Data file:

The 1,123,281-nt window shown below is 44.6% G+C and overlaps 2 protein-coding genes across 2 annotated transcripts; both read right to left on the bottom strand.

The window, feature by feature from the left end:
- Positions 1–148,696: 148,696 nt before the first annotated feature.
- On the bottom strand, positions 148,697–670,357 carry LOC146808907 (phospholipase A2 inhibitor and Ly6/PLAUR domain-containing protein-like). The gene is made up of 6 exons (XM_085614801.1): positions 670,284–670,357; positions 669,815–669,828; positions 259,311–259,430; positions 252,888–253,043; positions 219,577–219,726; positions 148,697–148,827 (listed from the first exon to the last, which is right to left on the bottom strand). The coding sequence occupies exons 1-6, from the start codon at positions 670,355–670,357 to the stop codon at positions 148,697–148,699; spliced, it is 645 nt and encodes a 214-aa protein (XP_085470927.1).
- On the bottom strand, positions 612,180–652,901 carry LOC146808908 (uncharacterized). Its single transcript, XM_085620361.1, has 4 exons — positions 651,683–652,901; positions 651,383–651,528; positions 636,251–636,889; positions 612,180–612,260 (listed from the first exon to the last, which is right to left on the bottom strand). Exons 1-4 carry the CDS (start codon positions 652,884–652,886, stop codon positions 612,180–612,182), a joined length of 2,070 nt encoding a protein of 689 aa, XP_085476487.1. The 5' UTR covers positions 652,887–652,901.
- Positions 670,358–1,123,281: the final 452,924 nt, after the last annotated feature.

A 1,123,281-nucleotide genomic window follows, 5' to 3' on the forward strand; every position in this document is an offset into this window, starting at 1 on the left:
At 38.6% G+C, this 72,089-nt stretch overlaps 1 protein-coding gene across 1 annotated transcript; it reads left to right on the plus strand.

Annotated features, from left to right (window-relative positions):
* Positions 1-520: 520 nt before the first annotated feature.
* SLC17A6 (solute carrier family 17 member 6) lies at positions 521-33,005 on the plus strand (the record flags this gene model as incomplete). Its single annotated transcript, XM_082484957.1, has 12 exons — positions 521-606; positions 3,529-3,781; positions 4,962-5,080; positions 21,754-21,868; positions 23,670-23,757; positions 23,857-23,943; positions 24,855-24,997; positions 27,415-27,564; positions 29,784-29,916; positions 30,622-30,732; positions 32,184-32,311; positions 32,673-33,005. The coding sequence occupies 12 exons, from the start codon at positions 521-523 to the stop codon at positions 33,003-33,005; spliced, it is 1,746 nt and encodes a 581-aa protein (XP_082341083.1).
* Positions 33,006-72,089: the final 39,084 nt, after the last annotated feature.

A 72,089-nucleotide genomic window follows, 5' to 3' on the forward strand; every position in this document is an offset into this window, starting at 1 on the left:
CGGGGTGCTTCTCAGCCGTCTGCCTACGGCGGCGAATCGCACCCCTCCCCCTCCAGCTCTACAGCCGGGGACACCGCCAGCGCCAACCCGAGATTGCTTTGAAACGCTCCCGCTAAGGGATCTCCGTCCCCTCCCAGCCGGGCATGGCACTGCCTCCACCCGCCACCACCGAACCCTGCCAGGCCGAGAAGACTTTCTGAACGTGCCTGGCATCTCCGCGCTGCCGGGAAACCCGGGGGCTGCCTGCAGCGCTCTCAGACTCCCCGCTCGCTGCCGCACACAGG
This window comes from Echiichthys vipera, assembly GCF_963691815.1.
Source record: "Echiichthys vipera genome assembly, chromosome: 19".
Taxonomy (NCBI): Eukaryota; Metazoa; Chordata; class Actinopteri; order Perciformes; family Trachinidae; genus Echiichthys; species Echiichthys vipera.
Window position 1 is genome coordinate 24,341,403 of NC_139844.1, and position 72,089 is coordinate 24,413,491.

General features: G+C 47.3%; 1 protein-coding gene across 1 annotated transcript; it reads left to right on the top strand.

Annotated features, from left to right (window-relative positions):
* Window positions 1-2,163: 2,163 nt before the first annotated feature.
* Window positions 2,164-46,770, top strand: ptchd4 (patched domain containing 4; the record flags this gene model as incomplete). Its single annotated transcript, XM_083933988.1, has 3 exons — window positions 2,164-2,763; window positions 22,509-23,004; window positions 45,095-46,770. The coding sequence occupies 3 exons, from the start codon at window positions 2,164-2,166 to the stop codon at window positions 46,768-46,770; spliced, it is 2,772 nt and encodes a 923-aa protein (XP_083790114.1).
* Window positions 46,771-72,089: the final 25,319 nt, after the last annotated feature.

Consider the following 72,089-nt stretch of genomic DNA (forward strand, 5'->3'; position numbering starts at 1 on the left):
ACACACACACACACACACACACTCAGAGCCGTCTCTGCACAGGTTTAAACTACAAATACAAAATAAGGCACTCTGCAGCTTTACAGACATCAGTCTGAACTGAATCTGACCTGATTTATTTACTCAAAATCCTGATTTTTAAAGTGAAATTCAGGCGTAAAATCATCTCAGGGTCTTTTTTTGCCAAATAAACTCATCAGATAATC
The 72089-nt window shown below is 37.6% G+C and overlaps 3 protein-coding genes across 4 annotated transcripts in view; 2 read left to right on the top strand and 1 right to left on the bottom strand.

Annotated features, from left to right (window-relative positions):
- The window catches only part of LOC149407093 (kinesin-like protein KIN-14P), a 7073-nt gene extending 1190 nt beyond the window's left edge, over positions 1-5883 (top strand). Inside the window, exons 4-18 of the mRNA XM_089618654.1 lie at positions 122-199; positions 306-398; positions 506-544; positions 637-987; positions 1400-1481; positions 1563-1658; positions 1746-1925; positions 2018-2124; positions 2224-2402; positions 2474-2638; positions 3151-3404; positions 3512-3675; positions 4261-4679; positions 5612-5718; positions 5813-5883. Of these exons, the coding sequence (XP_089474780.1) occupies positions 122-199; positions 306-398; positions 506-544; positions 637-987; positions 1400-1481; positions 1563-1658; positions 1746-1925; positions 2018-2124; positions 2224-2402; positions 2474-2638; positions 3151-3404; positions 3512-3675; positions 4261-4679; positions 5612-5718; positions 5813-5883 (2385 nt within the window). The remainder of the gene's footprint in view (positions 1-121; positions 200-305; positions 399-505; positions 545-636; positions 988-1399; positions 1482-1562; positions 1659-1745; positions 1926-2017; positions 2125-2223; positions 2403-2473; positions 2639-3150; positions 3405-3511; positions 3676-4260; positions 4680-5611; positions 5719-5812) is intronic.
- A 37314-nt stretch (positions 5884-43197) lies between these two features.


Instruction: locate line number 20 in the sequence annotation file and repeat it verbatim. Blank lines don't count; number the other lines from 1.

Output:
Annotated features, from left to right (window-relative positions):